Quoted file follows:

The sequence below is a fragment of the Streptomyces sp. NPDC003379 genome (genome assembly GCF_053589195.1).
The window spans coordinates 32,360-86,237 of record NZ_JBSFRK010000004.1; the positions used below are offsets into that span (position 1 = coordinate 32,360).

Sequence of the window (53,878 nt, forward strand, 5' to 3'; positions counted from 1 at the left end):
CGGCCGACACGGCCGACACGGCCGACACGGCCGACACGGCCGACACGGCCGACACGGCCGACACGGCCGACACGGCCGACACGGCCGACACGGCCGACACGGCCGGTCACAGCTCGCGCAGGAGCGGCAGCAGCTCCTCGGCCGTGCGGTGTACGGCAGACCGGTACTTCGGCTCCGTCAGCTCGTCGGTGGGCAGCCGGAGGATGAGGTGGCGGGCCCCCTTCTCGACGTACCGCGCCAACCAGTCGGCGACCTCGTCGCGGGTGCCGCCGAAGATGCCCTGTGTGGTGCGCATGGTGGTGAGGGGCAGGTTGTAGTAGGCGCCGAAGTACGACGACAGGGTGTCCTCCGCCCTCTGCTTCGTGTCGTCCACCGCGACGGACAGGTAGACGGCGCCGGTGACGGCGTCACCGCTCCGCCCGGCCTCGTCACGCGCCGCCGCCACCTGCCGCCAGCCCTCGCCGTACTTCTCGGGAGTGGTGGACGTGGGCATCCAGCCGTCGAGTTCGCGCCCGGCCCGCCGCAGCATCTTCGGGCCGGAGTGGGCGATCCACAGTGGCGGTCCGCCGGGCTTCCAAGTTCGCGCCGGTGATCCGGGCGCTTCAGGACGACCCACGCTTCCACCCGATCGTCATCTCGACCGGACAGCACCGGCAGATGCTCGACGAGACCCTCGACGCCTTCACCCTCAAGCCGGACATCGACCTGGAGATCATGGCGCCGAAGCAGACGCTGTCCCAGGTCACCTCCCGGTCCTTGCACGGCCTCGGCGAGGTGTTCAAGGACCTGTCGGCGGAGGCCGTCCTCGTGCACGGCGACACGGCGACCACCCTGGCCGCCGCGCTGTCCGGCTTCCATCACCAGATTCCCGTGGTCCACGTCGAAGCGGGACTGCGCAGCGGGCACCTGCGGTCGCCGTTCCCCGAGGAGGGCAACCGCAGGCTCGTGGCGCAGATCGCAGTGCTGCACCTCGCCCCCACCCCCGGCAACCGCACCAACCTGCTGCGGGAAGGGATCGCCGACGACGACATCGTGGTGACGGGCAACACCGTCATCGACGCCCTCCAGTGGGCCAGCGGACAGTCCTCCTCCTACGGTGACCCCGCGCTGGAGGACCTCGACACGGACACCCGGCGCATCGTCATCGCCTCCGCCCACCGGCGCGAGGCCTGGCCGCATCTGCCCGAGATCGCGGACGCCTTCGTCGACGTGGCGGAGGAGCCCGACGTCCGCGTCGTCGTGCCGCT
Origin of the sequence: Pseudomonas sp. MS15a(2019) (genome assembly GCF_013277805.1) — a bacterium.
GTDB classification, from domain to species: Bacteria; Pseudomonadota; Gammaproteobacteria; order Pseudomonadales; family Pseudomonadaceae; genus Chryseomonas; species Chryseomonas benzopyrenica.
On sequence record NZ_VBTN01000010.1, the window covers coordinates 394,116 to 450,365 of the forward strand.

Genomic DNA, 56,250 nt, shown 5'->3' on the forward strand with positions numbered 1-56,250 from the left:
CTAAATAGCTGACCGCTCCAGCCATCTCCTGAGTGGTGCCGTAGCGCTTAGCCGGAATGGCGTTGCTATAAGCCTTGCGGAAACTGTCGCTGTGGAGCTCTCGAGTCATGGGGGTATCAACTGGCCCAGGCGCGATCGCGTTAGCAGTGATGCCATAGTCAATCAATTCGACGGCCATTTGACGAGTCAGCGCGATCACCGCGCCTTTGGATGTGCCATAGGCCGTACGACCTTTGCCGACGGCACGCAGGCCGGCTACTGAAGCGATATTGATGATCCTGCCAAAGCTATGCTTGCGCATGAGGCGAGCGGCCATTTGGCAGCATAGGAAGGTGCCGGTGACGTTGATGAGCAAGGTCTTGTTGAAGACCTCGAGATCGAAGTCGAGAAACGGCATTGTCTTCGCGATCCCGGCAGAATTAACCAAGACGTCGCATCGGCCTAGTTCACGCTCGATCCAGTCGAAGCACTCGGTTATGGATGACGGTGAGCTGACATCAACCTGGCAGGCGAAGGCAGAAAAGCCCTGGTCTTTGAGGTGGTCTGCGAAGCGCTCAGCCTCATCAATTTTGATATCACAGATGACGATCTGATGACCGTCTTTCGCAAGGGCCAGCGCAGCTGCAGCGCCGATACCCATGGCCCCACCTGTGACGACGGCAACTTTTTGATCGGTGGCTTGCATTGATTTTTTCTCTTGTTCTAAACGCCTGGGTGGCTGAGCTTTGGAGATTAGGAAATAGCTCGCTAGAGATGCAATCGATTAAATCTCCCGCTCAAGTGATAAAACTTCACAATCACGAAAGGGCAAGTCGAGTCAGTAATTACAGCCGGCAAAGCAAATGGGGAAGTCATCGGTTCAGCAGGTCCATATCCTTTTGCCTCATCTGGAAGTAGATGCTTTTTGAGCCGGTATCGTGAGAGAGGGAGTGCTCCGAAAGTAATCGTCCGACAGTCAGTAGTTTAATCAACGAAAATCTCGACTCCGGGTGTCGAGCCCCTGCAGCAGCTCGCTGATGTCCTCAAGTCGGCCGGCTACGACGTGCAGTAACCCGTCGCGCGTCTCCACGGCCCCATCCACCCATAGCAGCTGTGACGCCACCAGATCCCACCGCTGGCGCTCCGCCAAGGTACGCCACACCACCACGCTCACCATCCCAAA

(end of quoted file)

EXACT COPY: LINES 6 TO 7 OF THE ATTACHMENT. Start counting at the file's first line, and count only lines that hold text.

GTDB classification, from domain to species: Bacteria; Pseudomonadota; Gammaproteobacteria; order Pseudomonadales; family Pseudomonadaceae; genus Chryseomonas; species Chryseomonas benzopyrenica.
On sequence record NZ_VBTN01000010.1, the window covers coordinates 394,116 to 450,365 of the forward strand.